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Things to remember on Memorial Day…….

It is the
not the preacher,
who has given us freedom of religion.

It is
not the reporter,
 who has given us freedom of the press.

It is
not the poet,
who has given us freedom of speech.
It is
not the campus organizer,
who has given us freedom to assemble.

It is
not the lawyer,
who has given us the right to a fair trial.

It is
not the politician,
Who has given us the right to vote.

It is the
salutes the Flag,

It is
who serves
under the Flag,











We can be very
proud of our young men and women in the service no matter where they serve.
Bless them all!!!






This is written by Regina Brett, 90 years old, of The Plain Dealer, Cleveland , Ohio

“To celebrate growing older, I once wrote the 45 lessons life taught me. It is the most-requested column I’ve ever written.”

I enjoyed reading this and thought my readers might like it, too.
1. Life isn’t fair, but it’s still good.

2. When in doubt, just take the next small step.

3. Life is too short to waste time hating anyone.

4. Your job won’t take care of you when you are sick. Your friends and parents will. Stay in touch.

5. Pay off your credit cards every month.

6. You don’t have to win every argument. Agree to disagree.

7. Cry with someone. It’s more healing than crying alone..

8. It’s OK to get angry with God. He can take it.

9. Save for retirement starting with your first paycheck.

10. When it comes to chocolate, resistance is futile.

11. Make peace with your past so it won’t screw up the present.

12. It’s OK to let your children see you cry.

13. Don’t compare your life to others. You have no idea what their journey is all about.

14. If a relationship has to be a secret, you shouldn’t be in it.

15. Everything can change in the blink of an eye. But don’t worry; God never blinks..

16. Take a deep breath. It calms the mind.

17. Get rid of anything that isn’t useful, beautiful or joyful.

18. Whatever doesn’t kill you really does make you stronger.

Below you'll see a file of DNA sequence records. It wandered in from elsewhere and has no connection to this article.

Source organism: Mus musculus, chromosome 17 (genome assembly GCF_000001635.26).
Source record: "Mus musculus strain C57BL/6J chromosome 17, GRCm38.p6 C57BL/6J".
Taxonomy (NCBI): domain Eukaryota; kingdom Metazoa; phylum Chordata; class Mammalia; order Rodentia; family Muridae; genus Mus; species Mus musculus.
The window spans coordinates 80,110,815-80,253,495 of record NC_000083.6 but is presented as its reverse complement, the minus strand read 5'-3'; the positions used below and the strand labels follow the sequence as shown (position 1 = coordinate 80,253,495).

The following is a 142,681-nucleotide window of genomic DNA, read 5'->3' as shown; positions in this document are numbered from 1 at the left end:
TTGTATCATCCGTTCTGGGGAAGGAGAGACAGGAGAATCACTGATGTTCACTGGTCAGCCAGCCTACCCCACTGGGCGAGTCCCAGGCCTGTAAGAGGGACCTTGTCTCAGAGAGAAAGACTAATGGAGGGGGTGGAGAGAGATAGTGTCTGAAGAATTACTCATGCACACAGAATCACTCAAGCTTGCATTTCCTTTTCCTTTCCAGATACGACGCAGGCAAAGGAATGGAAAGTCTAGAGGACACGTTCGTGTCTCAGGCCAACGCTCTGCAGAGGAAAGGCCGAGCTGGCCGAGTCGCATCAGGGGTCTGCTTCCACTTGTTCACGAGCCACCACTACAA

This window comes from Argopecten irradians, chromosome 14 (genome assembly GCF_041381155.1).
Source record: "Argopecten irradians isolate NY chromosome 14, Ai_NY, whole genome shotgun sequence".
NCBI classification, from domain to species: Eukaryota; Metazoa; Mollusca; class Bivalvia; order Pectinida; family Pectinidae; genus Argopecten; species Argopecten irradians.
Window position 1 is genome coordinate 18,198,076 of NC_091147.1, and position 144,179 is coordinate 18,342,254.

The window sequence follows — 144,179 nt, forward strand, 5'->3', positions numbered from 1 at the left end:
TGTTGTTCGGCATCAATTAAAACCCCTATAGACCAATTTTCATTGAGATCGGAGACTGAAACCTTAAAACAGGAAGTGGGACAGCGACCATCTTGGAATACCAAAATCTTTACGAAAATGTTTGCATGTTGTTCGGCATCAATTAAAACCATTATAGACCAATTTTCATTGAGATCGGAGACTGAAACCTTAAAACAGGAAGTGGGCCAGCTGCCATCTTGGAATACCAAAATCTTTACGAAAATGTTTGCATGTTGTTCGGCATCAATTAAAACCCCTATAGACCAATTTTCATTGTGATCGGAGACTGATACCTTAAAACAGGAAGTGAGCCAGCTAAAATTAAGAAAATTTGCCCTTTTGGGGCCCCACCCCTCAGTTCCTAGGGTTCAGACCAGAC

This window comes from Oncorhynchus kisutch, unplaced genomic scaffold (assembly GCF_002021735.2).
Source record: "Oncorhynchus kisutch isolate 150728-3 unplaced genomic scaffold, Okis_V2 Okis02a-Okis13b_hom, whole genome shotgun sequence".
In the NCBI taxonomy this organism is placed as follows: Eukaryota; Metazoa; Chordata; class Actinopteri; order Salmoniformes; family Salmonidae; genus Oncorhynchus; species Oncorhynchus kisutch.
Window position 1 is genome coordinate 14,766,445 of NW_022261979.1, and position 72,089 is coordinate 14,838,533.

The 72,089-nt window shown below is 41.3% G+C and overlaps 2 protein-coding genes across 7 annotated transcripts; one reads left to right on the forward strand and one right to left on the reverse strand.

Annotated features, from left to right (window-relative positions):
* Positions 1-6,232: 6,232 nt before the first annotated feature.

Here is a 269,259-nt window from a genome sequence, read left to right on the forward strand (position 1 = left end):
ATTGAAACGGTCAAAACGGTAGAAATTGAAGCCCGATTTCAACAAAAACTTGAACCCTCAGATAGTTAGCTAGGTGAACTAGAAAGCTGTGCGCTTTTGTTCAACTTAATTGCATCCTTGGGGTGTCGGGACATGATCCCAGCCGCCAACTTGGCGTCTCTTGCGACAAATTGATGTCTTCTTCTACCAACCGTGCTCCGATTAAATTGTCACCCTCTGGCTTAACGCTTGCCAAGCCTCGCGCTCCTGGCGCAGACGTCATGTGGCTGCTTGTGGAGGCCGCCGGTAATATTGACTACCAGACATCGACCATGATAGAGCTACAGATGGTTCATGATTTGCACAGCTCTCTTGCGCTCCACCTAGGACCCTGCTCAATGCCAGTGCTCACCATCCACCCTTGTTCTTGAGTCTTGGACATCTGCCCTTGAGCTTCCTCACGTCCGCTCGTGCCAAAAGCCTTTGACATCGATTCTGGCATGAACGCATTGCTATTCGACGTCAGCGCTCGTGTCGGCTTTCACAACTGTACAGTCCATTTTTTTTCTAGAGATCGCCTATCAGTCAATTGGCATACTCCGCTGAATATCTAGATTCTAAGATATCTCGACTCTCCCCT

19. It’s never too late to have a happy childhood. But the second one is up to you and no one else.

20. When it comes to going after what you love in life, don’t take no for an answer.

21. Burn the candles, use the nice sheets, wear the fancy lingerie. Don’t save it for a special occasion. Today is special.

22. Over prepare, then go with the flow.

23. Be eccentric now. Don’t wait for old age to wear purple.

24. The most important sex organ is the brain.
25. No one is in charge of your happiness but you.

26. Frame every so-called disaster with these words ‘In five years, will this matter?’

27. Always choose life.

28. Forgive everyone everything.

29. What other people think of you is none of your business.

30. Time heals almost everything. Give time time.

31. However good or bad a situation is, it will change.

32. Don’t take yourself so seriously. No one else does.

33. Believe in miracles.

34.. God loves you because of who God is, not because of anything you did or didn’t do.

35. Don’t audit life. Show up and make the most of it now.

36. Growing old beats the alternative — dying young.

37. Your children get only one childhood.

38. All that truly matters in the end is that you loved.

39. Get outside every day. Miracles are waiting everywhere.

40. If we all threw our problems in a pile and saw everyone else’s,we’d grab ours back.

41. Envy is a waste of time. You already have all you need.

42. The best is yet to come.

43. No matter how you feel, get up, dress up and show up.

44. Yield.

45. Life isn’t tied with a bow, but it’s still a gift.”

Kentucky and Her Veterans

I thought this was appropriate since we just celebrated the Fourth of July.

The picture at the left is of the Kentucky Vietnam Veterans Memorial in Frankfort.

There are 1,100 names of Kentuckians on the memorial including 23 missing in action.

The design is of a large sundial that cast its shadow on the name of each man on the anniversary of his death. Thus, each fallen veteran has a personal Memorial Day.

The memorial is located in Frankfort, the capital city of Kentucky. Here is a link to the website where you can read more about this amazing place: http://www.kyvietnammemorial.net/index.html

Now, I want to tell you about PFC Franklin R. Sousley, born in 1925 in Hilltop, Kentucky. He answered his country’s call and became a United States Marine and fought in the Battle of Iwo Jima.

Franklin Sousley’s father died when he was nine years of age. Franklin helped his mother survive the Great Depression and left Kentucky to work in a factory in Dayton, Ohio. He joined the Marines in January 1944 and landed on Iwo Jima on 2/19/45. On 2/23/45, Franklin Sousley, of Fleming County, Kentucky was immortalized in one of the most beloved images of the twentieth century, the flag raising on Mt Suribachi. Franklin is second from left in the picture.

Franklin did not survive the battle, but was killed in action on March 21st by a sniper’s bullet two days before the end of the battle.

To most Americans Franklin Sousley was and remains an anonymous hero. He was the youngest of the five men in the picture and is buried in the Elizaville Cemetary in Elizaville, Kentucky. Franklin Sousley was only 19 years old.